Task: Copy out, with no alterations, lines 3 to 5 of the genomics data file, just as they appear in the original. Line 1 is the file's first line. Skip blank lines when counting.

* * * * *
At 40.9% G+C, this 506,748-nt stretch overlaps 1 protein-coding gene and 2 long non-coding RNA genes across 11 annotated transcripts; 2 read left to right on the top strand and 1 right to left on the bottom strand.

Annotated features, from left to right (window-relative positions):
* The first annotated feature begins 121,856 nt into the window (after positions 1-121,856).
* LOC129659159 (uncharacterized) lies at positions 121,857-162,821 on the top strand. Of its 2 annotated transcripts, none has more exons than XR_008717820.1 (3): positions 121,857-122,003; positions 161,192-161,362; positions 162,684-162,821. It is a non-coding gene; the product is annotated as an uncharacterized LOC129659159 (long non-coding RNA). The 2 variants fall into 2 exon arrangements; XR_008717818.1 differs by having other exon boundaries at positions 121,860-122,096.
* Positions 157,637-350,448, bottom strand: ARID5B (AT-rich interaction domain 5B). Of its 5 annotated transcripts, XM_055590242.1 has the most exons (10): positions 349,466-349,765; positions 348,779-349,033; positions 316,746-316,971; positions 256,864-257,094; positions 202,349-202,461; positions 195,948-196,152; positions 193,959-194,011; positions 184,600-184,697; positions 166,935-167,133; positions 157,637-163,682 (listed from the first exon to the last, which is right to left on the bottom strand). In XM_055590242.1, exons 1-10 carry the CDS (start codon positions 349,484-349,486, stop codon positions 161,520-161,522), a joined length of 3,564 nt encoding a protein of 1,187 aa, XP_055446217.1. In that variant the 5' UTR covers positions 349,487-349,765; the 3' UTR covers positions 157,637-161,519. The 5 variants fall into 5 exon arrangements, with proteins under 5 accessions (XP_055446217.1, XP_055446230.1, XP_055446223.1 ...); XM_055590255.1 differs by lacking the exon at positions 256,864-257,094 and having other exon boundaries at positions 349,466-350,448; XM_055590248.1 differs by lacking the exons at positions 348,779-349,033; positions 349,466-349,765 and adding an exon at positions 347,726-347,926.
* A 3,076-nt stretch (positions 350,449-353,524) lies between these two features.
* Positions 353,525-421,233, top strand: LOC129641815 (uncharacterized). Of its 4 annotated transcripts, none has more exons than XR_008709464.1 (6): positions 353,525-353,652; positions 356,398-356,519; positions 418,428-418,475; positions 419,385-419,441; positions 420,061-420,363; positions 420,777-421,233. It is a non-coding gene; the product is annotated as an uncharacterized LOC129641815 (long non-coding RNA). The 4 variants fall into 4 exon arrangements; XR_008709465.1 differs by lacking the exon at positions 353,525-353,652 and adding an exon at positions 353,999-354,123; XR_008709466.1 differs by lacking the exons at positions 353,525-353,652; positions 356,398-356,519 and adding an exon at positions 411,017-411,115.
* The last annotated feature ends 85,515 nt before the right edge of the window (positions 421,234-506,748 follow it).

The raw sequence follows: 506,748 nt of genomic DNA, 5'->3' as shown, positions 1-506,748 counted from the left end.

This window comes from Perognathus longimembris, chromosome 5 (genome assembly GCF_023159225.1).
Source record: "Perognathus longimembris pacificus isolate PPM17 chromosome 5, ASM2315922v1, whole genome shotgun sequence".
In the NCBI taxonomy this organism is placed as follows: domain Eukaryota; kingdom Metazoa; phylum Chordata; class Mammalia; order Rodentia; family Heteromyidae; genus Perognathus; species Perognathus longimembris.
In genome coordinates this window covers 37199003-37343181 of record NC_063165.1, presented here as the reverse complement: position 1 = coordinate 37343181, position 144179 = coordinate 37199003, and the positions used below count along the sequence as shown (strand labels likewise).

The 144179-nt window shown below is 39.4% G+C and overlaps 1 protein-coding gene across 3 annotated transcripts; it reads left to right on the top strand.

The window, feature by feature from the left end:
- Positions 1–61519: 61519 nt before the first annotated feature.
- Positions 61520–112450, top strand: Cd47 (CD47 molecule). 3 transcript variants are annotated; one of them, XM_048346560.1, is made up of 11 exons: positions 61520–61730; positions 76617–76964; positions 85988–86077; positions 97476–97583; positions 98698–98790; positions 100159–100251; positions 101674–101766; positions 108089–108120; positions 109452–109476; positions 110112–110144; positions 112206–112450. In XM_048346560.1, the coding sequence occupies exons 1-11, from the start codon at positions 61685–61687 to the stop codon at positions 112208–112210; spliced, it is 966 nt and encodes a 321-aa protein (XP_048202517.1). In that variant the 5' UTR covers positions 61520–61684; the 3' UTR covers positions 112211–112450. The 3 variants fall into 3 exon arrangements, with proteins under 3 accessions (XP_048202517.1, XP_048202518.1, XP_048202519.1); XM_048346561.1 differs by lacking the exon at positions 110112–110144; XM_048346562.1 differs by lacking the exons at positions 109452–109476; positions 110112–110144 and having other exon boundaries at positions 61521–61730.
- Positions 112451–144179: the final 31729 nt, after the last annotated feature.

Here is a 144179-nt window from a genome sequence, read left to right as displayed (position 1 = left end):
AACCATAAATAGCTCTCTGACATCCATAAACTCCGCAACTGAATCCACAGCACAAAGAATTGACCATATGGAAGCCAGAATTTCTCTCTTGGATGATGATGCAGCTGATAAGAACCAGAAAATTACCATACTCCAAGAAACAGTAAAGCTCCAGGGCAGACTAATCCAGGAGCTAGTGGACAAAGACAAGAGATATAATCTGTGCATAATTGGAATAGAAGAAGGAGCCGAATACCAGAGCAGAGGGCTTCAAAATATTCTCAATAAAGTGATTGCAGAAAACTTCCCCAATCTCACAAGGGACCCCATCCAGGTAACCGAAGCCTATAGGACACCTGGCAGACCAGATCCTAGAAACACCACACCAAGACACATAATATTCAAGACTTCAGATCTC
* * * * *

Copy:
* The first annotated feature begins 121,856 nt into the window (after positions 1-121,856).
* LOC129659159 (uncharacterized) lies at positions 121,857-162,821 on the top strand. Of its 2 annotated transcripts, none has more exons than XR_008717820.1 (3): positions 121,857-122,003; positions 161,192-161,362; positions 162,684-162,821. It is a non-coding gene; the product is annotated as an uncharacterized LOC129659159 (long non-coding RNA). The 2 variants fall into 2 exon arrangements; XR_008717818.1 differs by having other exon boundaries at positions 121,860-122,096.
* Positions 157,637-350,448, bottom strand: ARID5B (AT-rich interaction domain 5B). Of its 5 annotated transcripts, XM_055590242.1 has the most exons (10): positions 349,466-349,765; positions 348,779-349,033; positions 316,746-316,971; positions 256,864-257,094; positions 202,349-202,461; positions 195,948-196,152; positions 193,959-194,011; positions 184,600-184,697; positions 166,935-167,133; positions 157,637-163,682 (listed from the first exon to the last, which is right to left on the bottom strand). In XM_055590242.1, exons 1-10 carry the CDS (start codon positions 349,484-349,486, stop codon positions 161,520-161,522), a joined length of 3,564 nt encoding a protein of 1,187 aa, XP_055446217.1. In that variant the 5' UTR covers positions 349,487-349,765; the 3' UTR covers positions 157,637-161,519. The 5 variants fall into 5 exon arrangements, with proteins under 5 accessions (XP_055446217.1, XP_055446230.1, XP_055446223.1 ...); XM_055590255.1 differs by lacking the exon at positions 256,864-257,094 and having other exon boundaries at positions 349,466-350,448; XM_055590248.1 differs by lacking the exons at positions 348,779-349,033; positions 349,466-349,765 and adding an exon at positions 347,726-347,926.